Article title Modern Trends of U.S. Constitutional Law in Terms of the Right to Privacy and Dignity
Authors

   

Name of magazine Legal journal «Law of Ukraine» (Ukrainian version)
Issue 9/2018
Сторінки [76-97]
DOI 10.33498/louu-2018-09-076
Annotation

Modern constitutional systems are exposed to significant impacts which are often contradictory by their nature since they arise both at the national and international levels, both as a result of globalization processes and owing to strengthening of national States. Such trends make more significant the role of courts in interpreting of law, especially the role of the U.S. Supreme Court. The U. S. Supreme Court enjoys substantial powers to interpret law in the administrative law domain, in cases of distribution of power. This interpretation is made by applying the basic canons or rules, such as the Reference to Chevron, the Avoidance of the Constitutional Issue and the Law-Making History. These canons have been elaborated by the U. S. Supreme Court over the time of its operation and are under constant influence and development. Recent changes in the composition of the U.S. Supreme Court have an effect on the subject matter of and the approaches to constitutional interpretation, and also suggest a conclusion that the basic interpretation canons will undergo further changes in the near future. The purpose of the article is to analyze the approaches to comprehension of the principles, forms and ways of interpreting constitutional rights which have been set up in the U.S. Supreme Court practice, with a view to building up a whole picture of the specifics pertaining to the implementation of specific powers of courts in U.S. constitutional law, and also to present the author’s own vision of the trends observed with regard to protection of certain constitutional rights, namely, the right to privacy and dignity in the legal system of the United States. The author has established that in U. S. constitutional law the right to dignity doctrine is not well-developed; however, this doctrine has been reflected in the U. S. legal system through the borrowing and implementation of international instruments and incorporation thereof into the Constitution of individual States. The most remarkable example of such a borrowing from another legal system with regard to human dignity is the Constitution of the State of Montana, with its Article 2 clearly enshrining the right to dignity and mirroring the provisions of the Universal Declaration of Human Rights and the Constitution of Puerto Rico. The right to dignity is also reflected in the interpretation of law by the U.S. Supreme Court with regard to related matters. In particular, some aspects of the right to dignity are addressed in the decisions passed in cases of Carpenter v. USA and Salinas v. Texas. Both concern the rights of suspects and defendants in the criminal process. In Salinas v. Texas, the court held that the provisions of the Fifth Amendment to the U.S. Constitution guarantying that no individual may be compelled to give selfincriminating testimony create the requirements for an active action, namely, a person wishing to exercise his/her right to silence should actively announce this. Passive silence is insufficient. In Carpenter v. USA, the U.S. Supreme Court examined the boundaries of the right to privacy and the permissibility of invasion of a person’s privacy in connection with official investigations. In both cases, the U.S. Supreme Court relied on its own practice and made a progressive interpretation of legislation with due regard for the development of modern technologies and the overall level of current society’s development. The author comes to the conclusion that although the U. S. Constitution does not contain a provision on the right to dignity, this concept as such is often used to analyze and justify decisions in the related areas and allows to deepen the analysis and development of the provisions which have already been seriously elaborated by the U.S. Supreme Court based on other provisions of the U.S. Constitution, as well as by courts of individual States based on the State’s law and customary law.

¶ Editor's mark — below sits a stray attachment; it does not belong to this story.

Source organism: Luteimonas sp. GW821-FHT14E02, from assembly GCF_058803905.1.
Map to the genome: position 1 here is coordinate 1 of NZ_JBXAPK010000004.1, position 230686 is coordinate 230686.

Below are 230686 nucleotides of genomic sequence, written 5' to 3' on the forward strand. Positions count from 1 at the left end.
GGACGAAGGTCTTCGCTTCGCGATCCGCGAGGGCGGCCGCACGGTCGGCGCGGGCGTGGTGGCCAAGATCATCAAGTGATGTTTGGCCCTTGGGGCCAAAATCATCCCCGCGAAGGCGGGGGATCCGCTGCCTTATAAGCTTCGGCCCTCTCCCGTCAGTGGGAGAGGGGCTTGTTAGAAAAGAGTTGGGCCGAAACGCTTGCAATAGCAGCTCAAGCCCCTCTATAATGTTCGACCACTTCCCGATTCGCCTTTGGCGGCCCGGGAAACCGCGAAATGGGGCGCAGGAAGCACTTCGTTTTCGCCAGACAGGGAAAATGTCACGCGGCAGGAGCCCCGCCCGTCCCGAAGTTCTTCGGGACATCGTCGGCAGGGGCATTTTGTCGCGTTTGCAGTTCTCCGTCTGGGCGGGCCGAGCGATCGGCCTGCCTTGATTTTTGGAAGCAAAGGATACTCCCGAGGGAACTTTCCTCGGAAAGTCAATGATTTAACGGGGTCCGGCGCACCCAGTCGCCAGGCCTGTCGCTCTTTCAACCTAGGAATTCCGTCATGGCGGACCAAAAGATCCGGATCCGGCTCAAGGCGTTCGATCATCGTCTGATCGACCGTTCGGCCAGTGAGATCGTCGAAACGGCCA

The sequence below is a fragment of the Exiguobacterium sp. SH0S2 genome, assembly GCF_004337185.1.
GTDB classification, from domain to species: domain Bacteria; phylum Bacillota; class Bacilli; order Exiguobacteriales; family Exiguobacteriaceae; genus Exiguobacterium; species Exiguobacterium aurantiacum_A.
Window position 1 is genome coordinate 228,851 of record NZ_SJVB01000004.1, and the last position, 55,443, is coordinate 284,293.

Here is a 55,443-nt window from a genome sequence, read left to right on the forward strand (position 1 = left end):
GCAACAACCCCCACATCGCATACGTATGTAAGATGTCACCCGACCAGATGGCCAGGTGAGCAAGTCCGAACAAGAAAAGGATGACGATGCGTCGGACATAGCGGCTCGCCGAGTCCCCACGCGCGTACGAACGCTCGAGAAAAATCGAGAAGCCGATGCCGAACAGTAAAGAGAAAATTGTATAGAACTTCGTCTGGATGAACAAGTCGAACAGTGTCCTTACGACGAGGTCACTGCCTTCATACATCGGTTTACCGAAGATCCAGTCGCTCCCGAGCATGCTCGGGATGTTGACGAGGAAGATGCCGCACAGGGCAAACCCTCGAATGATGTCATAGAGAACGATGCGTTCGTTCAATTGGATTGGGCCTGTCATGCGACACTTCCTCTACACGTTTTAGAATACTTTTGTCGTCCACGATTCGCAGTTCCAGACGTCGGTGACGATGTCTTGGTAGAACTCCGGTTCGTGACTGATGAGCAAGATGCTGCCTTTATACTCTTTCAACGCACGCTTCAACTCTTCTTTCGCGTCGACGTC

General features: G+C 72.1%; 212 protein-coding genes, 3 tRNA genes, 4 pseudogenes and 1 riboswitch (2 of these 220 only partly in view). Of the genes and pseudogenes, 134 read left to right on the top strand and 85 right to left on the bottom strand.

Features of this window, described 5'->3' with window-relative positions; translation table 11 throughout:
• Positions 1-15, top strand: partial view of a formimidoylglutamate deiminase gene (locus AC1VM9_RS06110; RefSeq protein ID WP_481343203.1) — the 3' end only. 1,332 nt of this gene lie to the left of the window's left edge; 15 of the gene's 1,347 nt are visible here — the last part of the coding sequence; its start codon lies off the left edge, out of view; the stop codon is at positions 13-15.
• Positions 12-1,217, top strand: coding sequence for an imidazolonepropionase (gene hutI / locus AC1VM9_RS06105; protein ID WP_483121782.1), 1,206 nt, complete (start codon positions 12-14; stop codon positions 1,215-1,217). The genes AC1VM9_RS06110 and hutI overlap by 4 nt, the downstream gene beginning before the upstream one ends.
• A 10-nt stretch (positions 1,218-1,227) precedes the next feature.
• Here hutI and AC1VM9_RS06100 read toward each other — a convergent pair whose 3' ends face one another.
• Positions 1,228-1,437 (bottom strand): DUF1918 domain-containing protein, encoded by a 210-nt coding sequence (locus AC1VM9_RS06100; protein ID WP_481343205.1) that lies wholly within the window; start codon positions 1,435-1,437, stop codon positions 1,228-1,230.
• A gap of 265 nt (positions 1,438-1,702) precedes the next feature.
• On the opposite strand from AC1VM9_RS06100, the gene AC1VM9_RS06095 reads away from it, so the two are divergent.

Keywords constitutional law; comparative constitutional law; rule of law; right to privacy; right to dignity; interpretation canons; Reference to Chevron; Avoidance of the Constitutional Issue; Fourth Amendment
References
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